Impatient people water their miseries and plow up their comforts; sorrows are visitors that come without invitation, but complaining minds send a wagon to bring their troubles home in.
Many people are born crying, live complaining, and die disappointed; they chew the bitter pill which they would not even know to be bitter if they had the sense to swallow it whole in a cup of patience and water. They think every other man’s burden to be light and their own feathers to be heavy as lead. They are hardly done by in their own opinion: no one’s toes are so often trodden on by the black ox as theirs, the snow falls thickest round their door, and the hail rattles hardest on their windows. Yet, if the truth were known, it is their fancy rather than their fate which makes things go so hard with them. litany would be well off if they could but think so.
A little sprig of the herb called content, if put into the poorest soup will make it taste as rich as the Lord Mayor’s turtle. John Ploughman grows the plant in his garden, but the late hard winter nipped it terribly, so that he cannot afford to give his neighbors a slip of it; they had better follow Matthew 25:9, and go to those who sell and buy for themselves. Grace is a good soil to grow it in, but it wants watering from the fountain of mercy.
To be poor is not always pleasant, but worse things than that happen at sea.
Small shoes are apt to pinch, but not if you have a small foot; if we have little means it will be well to have little desires.
Poverty is no shame, but being discontented with it is. In some things, the poor are better off than the rich; for if a poor man has to seek meat for his stomach, he is more likely to get what he is after than the rich man who seeks a stomach for his meat. A poor man’s table is soon spread, and his labor spares his buying sauce.
The best doctors are Dr. Diet, Dr. Quiet, and Dr. Merryman, and many a godly plowman has all these gentlemen to wait upon him.
Plenty makes dainty, but hunger finds no fault with the cook.
Hard work brings health, and an ounce of health is worth a sack of diamonds.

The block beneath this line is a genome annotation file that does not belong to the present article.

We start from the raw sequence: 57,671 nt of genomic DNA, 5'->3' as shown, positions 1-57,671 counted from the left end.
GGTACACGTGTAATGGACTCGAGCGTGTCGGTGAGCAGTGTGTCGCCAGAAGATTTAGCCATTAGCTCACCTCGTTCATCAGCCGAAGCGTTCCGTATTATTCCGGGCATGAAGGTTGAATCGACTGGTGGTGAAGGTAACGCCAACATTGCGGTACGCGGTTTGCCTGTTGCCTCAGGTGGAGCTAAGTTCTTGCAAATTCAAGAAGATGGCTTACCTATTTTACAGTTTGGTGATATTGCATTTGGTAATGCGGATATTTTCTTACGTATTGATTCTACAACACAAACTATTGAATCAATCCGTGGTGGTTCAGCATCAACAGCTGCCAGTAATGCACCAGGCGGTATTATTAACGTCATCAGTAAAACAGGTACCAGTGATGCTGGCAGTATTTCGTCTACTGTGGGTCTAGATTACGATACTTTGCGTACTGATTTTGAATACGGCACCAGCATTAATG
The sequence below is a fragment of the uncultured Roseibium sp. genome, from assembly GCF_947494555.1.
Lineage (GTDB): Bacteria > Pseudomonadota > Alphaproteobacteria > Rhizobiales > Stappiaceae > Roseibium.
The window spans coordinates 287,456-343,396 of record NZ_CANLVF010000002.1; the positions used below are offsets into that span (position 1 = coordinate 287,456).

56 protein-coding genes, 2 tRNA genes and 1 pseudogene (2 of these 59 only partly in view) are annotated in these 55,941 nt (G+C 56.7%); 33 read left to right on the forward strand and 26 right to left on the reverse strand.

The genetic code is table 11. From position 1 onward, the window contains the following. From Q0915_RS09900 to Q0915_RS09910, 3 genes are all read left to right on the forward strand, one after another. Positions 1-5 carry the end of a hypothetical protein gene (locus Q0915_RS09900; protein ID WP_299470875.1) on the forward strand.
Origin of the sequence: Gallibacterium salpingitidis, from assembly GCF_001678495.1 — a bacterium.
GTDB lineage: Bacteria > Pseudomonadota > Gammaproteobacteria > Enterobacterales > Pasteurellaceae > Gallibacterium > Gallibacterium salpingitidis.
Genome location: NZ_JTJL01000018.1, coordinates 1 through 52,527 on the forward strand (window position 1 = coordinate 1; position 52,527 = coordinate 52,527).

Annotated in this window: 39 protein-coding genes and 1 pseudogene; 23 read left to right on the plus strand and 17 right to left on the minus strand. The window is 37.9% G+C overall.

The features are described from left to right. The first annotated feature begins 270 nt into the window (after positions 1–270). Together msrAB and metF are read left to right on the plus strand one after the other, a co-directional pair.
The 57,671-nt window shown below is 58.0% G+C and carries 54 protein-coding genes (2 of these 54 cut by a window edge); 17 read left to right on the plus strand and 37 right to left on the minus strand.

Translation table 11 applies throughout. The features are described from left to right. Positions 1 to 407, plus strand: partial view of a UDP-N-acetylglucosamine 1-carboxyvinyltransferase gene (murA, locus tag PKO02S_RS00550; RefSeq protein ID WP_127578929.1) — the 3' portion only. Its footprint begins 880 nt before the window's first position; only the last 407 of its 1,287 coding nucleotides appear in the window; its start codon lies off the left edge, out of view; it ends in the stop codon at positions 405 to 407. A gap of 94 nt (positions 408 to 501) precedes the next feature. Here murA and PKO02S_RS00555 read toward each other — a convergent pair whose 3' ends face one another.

It is not how much we have, but how much we enjoy, that makes happiness.
There is more sweet in a spoonful of sugar than in a cask of vinegar.
It is not the quantity of our goods, but the blessing of God on what we have that makes us truly rich.
The parings of a pippin are better than a whole crab; a dinner of herbs with peace is better than a stalled ox and contention therewith.
Better is little with the fear of the Lord than great treasure and trouble therewith
A little wood will heat my little oven; why, then, should I murmur because all the woods are not mine?
When troubles come, it is of no use to fly in the face of God by hard thoughts of providence; that is kicking against the pricks and hurting your feet.
The trees bow in the wind, and so must we.
Every time the sheep bleats it loses a mouthful, and every time we complain we miss a blessing.
Grumbling is a bad trade, and yields no profit, but patience has a golden hand, our evils will soon be over.
After rain comes clear shining; black crows have wings; every winter turns to spring; every night breaks into morning.
Blow the wind never so fast, It will lower at last.
If one door should be shut, God will open another; if the peas do not yield well, the beans may; if one hen leaves her eggs, another will bring out all her brood.
There’s a bright side to all things, and a good God everywhere.
Some where or other in the worst flood of trouble there always is a dry spot for contentment to get its foot on; if there were not, it would learn to swim.
Friends, let us take to patience and water gruel, as the old folks used to tell us, rather than catch the miserables and give others the disease by wickedly finding fault with God.
The best remedy for affliction is submitting to providence.
What can’t be cured must be endured.
If we cannot get bacon, let us bless God that there are still some cabbages in the garden.
“Must” is a hard nut to crack, but it has a sweet kernel.
“All things work together for good to them that love God.”
Whatever falls from the skies is, sooner or later, good for the land: whatever comes to us from God is worth having, even though it be a rod.
We cannot by nature like trouble any more than a mouse can fall in love with a cat, and yet Paul by grace came to glory in tribulations also.
Losses and crosses are heavy to bear, but when our hearts are right with God, it is wonderful how easy the yoke becomes.
We must go to glory by the way of Weeping Cross; and as we were never promised that we should ride to heaven in a feather bed, we must not be disappointed when we see the road to be rough, as our fathers found it before us.
All’s well that ends well; and, therefore, let us plow the heaviest soil with our eye on the sheaves of harvest, and learn to sing at our labor while others murmur.
– Charles Spurgeon